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With a headstrong propensity to shoot, Werner would often receive the ball and blaze wide of the target, ignoring teammates in better positions to score. This season, he appears to have eschewed a large part of this quasi-selfish streak. “We’ve got to get beyond this image of me being the team’s goalscorer. I want to support my teammates instead,” he averred recently, showing that the new Werner does not want to hog the limelight. He now seems to be playing more to a team mentality: “The lads know that when they set me up, I’ll happily return the favour.” Quid pro quo is his maxim.
The attacker’s role has given him more flexibility in the opponent’s half. He is no longer restricted to playing off the shoulder of the last defender like he did last season, one he shared with Yussuf Poulsen. Both strikers often got in the way of each other and were predictable in their runs off the ball, tending not to move and exploit areas of space between the lines. This style is antipodal to the unpredictability of movement that defines Werner this season.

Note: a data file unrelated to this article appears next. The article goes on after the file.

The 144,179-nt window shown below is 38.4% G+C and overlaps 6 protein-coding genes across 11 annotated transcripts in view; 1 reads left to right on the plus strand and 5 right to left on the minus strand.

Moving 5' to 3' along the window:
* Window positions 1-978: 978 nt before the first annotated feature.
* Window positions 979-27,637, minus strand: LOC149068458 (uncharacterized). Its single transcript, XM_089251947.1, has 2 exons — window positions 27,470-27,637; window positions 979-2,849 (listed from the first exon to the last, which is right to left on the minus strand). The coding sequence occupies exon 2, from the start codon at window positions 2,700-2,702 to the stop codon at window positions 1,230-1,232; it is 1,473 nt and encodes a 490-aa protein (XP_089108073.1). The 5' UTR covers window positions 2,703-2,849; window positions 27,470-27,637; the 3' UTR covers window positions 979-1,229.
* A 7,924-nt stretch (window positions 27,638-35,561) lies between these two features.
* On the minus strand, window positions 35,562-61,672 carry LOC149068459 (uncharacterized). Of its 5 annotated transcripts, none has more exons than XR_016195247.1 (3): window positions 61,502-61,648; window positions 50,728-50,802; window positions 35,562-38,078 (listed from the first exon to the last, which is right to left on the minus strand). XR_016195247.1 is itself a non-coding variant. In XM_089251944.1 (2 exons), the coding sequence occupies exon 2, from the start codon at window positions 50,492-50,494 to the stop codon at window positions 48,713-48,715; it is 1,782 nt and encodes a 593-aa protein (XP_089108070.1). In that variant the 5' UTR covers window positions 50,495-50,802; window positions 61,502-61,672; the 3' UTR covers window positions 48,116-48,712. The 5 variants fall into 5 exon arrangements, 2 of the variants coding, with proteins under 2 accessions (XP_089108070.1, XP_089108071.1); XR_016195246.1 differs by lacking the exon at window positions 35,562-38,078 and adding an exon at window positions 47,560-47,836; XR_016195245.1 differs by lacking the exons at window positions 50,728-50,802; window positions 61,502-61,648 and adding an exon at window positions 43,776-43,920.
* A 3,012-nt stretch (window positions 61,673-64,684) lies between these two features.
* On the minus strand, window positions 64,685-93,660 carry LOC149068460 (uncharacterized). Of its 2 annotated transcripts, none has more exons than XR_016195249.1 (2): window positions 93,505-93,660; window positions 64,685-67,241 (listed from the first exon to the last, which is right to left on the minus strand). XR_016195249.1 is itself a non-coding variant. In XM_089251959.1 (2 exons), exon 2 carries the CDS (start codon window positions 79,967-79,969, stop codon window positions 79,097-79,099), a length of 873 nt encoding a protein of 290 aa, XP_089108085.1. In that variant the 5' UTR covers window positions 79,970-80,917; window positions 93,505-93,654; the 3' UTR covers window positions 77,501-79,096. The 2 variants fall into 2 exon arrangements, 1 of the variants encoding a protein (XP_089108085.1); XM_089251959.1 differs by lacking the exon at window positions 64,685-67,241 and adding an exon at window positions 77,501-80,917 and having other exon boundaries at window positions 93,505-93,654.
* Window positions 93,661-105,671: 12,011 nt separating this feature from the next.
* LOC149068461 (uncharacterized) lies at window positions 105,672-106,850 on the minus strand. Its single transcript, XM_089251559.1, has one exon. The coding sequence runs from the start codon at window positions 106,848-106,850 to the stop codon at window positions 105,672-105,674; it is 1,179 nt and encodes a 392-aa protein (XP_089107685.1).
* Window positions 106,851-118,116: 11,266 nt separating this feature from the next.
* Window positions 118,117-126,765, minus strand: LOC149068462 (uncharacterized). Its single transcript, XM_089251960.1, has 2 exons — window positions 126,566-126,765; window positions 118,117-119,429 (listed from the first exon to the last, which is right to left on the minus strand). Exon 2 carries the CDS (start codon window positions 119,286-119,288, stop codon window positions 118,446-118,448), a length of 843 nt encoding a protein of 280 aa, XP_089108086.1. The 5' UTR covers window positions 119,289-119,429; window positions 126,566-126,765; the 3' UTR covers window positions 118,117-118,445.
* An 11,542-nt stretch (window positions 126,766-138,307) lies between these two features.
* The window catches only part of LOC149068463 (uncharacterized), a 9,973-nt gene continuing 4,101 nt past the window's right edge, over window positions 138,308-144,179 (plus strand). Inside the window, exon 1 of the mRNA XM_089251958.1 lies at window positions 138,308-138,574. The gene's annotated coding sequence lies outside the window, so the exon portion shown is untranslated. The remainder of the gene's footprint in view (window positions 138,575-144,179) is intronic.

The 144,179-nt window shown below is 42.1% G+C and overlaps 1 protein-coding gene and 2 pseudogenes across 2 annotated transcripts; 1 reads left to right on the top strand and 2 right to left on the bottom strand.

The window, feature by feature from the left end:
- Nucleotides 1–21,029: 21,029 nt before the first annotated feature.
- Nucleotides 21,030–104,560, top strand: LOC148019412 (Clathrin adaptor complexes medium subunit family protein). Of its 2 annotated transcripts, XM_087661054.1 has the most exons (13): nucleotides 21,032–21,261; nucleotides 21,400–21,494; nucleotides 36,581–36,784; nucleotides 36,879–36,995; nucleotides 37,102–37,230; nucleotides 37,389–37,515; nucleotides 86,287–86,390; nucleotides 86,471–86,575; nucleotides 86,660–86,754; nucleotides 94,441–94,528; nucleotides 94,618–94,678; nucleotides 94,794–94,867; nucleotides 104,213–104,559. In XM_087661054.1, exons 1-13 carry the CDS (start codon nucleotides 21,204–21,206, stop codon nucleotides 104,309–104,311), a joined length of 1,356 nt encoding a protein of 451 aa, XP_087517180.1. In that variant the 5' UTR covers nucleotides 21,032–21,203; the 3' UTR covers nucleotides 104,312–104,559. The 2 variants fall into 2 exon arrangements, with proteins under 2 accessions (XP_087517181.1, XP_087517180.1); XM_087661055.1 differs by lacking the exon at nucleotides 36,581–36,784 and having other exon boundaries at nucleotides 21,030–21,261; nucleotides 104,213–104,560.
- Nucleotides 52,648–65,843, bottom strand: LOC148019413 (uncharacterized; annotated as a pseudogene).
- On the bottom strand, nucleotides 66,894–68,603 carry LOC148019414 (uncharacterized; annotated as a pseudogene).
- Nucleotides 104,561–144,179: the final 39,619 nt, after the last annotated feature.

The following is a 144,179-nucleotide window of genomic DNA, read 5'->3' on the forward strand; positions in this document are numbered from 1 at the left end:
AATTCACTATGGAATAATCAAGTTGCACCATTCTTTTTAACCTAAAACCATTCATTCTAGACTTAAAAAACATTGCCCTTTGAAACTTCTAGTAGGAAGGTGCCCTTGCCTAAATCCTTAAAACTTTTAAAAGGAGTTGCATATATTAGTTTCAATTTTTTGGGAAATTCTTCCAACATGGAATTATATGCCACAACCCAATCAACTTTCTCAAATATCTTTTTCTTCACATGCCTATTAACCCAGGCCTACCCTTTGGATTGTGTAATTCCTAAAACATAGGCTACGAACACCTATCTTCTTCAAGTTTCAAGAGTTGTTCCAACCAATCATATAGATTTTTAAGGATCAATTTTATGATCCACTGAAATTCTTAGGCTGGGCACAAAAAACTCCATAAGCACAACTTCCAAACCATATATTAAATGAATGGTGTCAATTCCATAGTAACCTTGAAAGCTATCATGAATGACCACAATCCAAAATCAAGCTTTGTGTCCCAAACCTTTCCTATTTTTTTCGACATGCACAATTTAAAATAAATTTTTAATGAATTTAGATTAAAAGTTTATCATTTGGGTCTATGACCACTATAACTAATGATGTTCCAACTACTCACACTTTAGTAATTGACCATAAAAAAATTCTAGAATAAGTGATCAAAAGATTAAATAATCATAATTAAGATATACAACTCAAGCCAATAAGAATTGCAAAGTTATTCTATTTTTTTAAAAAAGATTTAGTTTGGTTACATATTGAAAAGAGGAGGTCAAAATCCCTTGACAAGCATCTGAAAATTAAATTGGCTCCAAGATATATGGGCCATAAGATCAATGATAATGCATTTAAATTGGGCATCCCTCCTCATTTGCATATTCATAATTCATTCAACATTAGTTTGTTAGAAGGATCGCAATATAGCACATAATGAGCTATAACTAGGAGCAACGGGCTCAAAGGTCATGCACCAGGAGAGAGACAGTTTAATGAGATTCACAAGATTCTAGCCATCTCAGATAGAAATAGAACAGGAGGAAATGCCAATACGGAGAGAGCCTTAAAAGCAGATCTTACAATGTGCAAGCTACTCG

His transformation was particularly apparent in RB Leipzig’s 8-0 thrashing of Mainz, where he claimed a remarkable hat-trick of goals and assists. The attacker ran the show, also contributing heavily to the build-up of two further goals from his new position. Werner’s goals and assists came from positions on either wing, drifting out wide to create space for himself or drawing defenders out of position to assist his teammates.
His contributions to the other goals, meanwhile, involved build-up play from a more central position, like that of a number 10. Such unforeseeable and, at times, erratic movement has confounded defenders this season, allowing Werner to break away from his marker and make the right runs at the right time in order to get in behind the defensive line.
It also helps that Werner’s teammates and new arrivals to the club have strengthened the quality of the service he has been receiving. Summer signing Christopher Nkunku has flourished since arriving in Germany, setting Werner up the most out of anyone in the team. Swedish playmaker Emil Forsberg looks to be getting back to his best after a concatenation of intensifying injuries last season, while Marcel Sabitzer is currently in the best form of his life. Werner has also formed an impressive partnership with loanee Patrik Schick, contrasting to the rangy Czech’s aerial ability and physicality with his pace and ability to beat his man.